County sees budget shortfall of $1.9 million
Public hearings slated for later this month
By Michael Prochaska
A millage rate increase is on the table, if not in Fiscal Year 2013, than in FY14, according to Morgan County Manager Michael Lamar.
The Board of Commissioners took a preliminary look at next year’s budget last Thursday in preparation for two public hearings scheduled Tuesday, June 19 at 6:30 p.m. and Thursday, June 28 at 7 p.m.
The budget calls for an increase of expenditures for FY13 by approximately $158,000, bringing the FY13 fund balance up to about $14 million from $13.89 million.
Due to the expenditure increase, a $623,000 revenue reduction and $1.13 million of the FY12 fund balance depleted, the county will see a total shortfall of $1.91 million.
A continual reduction in property values could cause a $900,000 decrease in revenue if the millage rate remains the same, Lamar said, adding that to generate the same revenue, or to rollback, the county would have to levy 10.4 mills.
Lamar’s recommendation was to use $1.91 of the county’s $6.72 million FY12 Fund Balance and leave the millage rate at 8.99 mills.
He referred to the proposal as “the most difficult budget cycle I’ve had to deal with” and said he does not expect the budget to be in much better shape for FY14.
“This is a solution for this year and it was a solution for last year,” Lamar said. “It is not going to be the solution for next year...We are reaching a point where we have no choice but either to add more reductions in spending or consider raising the millage rate.”
Commissioner Mack Bohlen said he is not a proponent of increasing the millage rate but that it may be necessary to go ahead and adopt an increase to offset a steeper rise in years to come.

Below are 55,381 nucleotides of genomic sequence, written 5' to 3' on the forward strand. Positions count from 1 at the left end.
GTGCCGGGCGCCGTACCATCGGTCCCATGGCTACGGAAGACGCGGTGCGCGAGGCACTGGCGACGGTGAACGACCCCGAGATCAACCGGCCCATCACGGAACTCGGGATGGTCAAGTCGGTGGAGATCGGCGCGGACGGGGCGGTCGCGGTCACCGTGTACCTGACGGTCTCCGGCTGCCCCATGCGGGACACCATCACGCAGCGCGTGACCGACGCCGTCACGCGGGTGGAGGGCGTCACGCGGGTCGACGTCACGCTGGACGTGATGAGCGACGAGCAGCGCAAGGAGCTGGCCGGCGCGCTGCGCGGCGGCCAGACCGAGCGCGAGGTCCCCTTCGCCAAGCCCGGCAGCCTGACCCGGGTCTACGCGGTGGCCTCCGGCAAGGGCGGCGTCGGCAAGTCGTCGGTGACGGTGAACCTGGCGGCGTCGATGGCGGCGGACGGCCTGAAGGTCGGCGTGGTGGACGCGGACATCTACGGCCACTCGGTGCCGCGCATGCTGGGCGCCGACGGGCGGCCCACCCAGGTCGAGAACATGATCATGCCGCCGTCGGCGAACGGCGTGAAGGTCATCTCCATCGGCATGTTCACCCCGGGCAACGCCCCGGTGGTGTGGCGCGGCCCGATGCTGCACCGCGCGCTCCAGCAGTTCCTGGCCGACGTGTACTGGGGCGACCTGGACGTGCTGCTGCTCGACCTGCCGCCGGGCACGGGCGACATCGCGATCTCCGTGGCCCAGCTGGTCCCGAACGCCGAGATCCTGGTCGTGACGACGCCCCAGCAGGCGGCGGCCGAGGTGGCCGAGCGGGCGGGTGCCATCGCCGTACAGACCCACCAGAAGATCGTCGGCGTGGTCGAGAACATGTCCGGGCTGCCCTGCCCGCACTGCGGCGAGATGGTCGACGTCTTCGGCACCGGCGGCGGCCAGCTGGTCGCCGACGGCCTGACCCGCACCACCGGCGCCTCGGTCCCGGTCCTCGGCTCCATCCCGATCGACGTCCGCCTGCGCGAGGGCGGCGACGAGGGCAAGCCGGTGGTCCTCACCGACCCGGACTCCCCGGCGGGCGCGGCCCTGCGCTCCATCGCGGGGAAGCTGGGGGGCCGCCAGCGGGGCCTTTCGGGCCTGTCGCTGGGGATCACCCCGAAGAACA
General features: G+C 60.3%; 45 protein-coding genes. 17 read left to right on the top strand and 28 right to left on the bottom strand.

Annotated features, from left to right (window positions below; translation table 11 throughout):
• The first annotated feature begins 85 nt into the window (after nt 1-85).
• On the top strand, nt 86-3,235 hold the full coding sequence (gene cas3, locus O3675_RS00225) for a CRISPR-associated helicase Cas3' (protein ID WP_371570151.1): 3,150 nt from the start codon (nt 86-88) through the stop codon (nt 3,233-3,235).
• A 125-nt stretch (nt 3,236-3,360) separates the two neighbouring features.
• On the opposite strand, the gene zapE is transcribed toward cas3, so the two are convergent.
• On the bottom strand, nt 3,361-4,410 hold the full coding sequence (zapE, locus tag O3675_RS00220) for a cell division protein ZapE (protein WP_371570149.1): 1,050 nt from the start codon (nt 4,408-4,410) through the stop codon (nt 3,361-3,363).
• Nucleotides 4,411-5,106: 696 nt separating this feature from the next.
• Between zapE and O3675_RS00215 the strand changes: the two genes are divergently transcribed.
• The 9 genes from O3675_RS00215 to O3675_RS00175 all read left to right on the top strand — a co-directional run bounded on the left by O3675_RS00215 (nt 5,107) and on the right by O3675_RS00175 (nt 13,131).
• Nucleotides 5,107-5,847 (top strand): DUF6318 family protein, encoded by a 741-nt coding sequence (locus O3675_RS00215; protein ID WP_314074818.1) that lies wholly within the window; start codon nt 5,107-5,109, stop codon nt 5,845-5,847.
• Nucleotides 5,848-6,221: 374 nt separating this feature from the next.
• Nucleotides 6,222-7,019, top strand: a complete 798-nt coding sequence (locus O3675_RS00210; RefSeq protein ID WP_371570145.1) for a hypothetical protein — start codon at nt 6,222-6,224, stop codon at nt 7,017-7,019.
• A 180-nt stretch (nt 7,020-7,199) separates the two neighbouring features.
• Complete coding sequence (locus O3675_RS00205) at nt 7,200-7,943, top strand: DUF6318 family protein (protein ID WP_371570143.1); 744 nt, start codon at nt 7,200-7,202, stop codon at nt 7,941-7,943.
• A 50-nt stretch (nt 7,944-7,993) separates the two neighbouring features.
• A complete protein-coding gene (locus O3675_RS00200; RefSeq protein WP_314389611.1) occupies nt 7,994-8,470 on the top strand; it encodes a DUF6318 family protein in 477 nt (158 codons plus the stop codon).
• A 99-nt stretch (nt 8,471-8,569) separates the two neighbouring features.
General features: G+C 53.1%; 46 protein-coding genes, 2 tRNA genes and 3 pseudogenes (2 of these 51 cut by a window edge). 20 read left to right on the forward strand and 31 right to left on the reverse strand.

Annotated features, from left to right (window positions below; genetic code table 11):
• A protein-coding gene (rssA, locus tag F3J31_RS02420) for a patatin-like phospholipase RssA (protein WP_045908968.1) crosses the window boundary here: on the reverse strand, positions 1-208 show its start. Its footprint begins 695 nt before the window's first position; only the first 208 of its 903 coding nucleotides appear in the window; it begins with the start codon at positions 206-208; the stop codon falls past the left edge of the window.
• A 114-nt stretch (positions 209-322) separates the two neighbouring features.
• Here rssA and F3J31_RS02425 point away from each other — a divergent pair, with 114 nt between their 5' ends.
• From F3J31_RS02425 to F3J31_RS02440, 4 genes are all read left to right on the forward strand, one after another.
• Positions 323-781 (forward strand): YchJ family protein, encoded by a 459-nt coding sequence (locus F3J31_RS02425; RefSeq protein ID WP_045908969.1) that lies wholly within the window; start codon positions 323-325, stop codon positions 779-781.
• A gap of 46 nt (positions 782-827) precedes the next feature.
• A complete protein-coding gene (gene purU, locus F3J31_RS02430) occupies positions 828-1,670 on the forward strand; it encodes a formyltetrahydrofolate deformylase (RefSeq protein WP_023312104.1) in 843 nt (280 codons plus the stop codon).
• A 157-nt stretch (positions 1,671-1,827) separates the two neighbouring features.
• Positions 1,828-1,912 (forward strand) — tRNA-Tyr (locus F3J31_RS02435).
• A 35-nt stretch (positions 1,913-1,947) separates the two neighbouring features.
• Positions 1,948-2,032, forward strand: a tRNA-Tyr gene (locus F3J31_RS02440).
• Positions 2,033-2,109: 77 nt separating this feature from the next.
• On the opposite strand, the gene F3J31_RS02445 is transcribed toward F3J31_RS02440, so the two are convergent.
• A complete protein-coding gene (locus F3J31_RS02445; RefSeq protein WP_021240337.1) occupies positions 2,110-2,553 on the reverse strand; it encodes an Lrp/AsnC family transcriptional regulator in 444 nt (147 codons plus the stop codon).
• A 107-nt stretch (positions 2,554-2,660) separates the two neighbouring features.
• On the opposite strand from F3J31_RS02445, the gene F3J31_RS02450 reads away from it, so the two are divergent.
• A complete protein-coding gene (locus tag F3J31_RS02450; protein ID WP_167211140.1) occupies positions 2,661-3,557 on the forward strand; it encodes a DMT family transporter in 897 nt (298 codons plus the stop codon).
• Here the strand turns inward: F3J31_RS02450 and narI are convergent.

“I’ve been here before, and I’m going to tell you now that I think you’d be better off served to have a small millage rate increase this year than a great one next year,” he said. “If you keep dipping into the fund balance, it’s just a matter of time until there’s not going to be a fund balance.”
Though the budget is due at the end of the month, millage rate approval is scheduled for the last week of July.
Commissioners agreed that, if passed, a July 31 Northeast Regional Transportation Special Purpose Local Option Sales Tax (TSPLOST) referendum could aid in keeping the millage rate down.
Though many of the TPLOST projects are dedicated outside the county, Morgan County will receive about $1.2 million in discretionary spending, Lamar said.
That amount is almost identical to what is currently spent out of the roads and bridges department on the general fund, he said.
Additionally, if TSPLOST loses, the local contribution for state-funded road projects will triple from 10 to 30 percent.
“TSPLOST is on everybody, whether you own, rent property or pass through,” Bohlen said.
If TSPLOST passes, the revenue collected would be budgeted for the last six months of FY13 and continue for 10 years.
Lamar said that Athens-Clarke County voters would ultimately carry the most weight in deciding the fate of the proposed 1 percent sales tax increase because that jurisdiction has one of the largest voter populations.
Printed in the June 7, 2012 edition